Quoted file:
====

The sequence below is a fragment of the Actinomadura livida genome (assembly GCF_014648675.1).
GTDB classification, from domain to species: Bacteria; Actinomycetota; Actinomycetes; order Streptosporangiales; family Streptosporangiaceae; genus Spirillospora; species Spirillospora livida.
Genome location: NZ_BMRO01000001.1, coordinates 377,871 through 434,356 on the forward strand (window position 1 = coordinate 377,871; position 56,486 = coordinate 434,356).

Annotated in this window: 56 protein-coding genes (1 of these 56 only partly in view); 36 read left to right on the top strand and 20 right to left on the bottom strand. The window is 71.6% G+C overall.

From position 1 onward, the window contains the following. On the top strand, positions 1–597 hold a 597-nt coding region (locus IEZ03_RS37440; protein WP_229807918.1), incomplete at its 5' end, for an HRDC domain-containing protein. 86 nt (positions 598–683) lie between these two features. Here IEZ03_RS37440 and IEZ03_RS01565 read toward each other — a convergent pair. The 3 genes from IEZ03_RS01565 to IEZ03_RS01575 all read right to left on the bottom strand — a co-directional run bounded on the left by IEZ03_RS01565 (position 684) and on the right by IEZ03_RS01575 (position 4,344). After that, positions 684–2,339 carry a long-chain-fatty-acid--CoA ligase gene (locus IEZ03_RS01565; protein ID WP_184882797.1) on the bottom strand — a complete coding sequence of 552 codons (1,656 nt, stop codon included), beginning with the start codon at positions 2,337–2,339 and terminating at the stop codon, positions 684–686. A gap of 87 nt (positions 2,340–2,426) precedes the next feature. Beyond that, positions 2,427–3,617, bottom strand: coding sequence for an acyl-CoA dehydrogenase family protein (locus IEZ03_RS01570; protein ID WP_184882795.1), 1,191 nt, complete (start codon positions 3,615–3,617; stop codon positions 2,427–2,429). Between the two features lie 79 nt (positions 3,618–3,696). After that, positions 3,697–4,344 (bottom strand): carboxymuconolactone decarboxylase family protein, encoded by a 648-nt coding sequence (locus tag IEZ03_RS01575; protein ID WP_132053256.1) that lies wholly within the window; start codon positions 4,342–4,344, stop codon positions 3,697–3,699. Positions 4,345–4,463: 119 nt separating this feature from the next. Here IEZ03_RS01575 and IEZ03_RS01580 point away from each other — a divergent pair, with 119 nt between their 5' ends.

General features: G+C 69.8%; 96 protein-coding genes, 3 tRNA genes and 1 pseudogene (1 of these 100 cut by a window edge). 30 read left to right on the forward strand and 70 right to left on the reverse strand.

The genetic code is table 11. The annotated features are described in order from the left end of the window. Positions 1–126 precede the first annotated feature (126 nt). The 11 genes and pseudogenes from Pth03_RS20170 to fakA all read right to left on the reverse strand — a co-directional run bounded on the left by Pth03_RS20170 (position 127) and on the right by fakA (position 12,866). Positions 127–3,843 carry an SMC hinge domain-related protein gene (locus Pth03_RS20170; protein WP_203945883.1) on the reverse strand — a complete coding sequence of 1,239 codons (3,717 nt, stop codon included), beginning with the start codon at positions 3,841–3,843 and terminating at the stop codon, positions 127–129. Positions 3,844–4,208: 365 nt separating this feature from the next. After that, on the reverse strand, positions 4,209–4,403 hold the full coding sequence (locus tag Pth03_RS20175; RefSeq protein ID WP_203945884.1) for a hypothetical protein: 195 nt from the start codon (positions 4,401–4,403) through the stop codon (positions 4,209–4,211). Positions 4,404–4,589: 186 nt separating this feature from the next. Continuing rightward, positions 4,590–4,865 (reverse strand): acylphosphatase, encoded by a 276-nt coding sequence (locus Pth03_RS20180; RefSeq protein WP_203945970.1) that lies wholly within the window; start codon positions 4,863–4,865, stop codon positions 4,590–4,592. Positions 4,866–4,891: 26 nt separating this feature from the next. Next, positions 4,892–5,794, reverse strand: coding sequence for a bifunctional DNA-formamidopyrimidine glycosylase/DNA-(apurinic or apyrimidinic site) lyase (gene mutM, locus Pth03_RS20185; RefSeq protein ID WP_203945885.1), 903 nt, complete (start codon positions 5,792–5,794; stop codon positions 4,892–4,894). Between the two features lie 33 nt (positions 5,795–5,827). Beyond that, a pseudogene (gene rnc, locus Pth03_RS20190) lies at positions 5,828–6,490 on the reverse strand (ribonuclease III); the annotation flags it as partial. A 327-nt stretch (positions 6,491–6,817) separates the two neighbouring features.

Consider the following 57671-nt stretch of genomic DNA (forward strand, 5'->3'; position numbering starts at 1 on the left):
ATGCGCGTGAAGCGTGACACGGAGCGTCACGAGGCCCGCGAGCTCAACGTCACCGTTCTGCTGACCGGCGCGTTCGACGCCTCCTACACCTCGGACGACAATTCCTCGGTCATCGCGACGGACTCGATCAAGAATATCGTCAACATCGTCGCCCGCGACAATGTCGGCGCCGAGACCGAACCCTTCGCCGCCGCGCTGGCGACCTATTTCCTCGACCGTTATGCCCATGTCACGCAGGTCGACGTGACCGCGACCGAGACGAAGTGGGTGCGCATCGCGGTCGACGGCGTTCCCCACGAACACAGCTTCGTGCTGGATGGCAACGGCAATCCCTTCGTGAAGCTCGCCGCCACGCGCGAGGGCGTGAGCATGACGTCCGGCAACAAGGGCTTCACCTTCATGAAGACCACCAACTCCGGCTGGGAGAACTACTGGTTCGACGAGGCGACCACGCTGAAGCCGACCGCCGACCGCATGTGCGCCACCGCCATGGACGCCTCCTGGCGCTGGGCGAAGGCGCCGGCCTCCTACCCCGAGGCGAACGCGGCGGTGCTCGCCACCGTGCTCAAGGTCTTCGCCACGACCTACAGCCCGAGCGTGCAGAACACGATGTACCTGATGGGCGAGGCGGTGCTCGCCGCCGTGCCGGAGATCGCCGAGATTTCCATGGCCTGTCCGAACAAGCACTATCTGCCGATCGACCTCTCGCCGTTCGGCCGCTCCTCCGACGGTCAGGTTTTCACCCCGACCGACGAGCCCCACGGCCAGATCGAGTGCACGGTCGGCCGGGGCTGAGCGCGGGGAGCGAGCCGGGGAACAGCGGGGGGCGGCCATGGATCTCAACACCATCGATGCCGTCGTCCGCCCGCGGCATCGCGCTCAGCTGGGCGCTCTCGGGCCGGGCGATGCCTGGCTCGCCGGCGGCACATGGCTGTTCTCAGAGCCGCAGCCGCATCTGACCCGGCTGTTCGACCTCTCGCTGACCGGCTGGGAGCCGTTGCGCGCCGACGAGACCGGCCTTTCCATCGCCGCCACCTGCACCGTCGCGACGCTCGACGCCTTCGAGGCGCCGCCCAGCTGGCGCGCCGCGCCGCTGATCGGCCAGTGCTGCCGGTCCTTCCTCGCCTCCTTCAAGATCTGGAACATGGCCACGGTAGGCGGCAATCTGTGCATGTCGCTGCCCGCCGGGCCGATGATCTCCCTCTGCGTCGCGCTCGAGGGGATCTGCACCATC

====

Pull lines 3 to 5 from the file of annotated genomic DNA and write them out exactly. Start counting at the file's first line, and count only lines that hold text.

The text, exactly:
Genome location: NZ_BMRO01000001.1, coordinates 377,871 through 434,356 on the forward strand (window position 1 = coordinate 377,871; position 56,486 = coordinate 434,356).

Annotated in this window: 56 protein-coding genes (1 of these 56 only partly in view); 36 read left to right on the top strand and 20 right to left on the bottom strand. The window is 71.6% G+C overall.

From position 1 onward, the window contains the following. On the top strand, positions 1–597 hold a 597-nt coding region (locus IEZ03_RS37440; protein WP_229807918.1), incomplete at its 5' end, for an HRDC domain-containing protein. 86 nt (positions 598–683) lie between these two features. Here IEZ03_RS37440 and IEZ03_RS01565 read toward each other — a convergent pair. The 3 genes from IEZ03_RS01565 to IEZ03_RS01575 all read right to left on the bottom strand — a co-directional run bounded on the left by IEZ03_RS01565 (position 684) and on the right by IEZ03_RS01575 (position 4,344). After that, positions 684–2,339 carry a long-chain-fatty-acid--CoA ligase gene (locus IEZ03_RS01565; protein ID WP_184882797.1) on the bottom strand — a complete coding sequence of 552 codons (1,656 nt, stop codon included), beginning with the start codon at positions 2,337–2,339 and terminating at the stop codon, positions 684–686. A gap of 87 nt (positions 2,340–2,426) precedes the next feature. Beyond that, positions 2,427–3,617, bottom strand: coding sequence for an acyl-CoA dehydrogenase family protein (locus IEZ03_RS01570; protein ID WP_184882795.1), 1,191 nt, complete (start codon positions 3,615–3,617; stop codon positions 2,427–2,429). Between the two features lie 79 nt (positions 3,618–3,696). After that, positions 3,697–4,344 (bottom strand): carboxymuconolactone decarboxylase family protein, encoded by a 648-nt coding sequence (locus tag IEZ03_RS01575; protein ID WP_132053256.1) that lies wholly within the window; start codon positions 4,342–4,344, stop codon positions 3,697–3,699. Positions 4,345–4,463: 119 nt separating this feature from the next. Here IEZ03_RS01575 and IEZ03_RS01580 point away from each other — a divergent pair, with 119 nt between their 5' ends.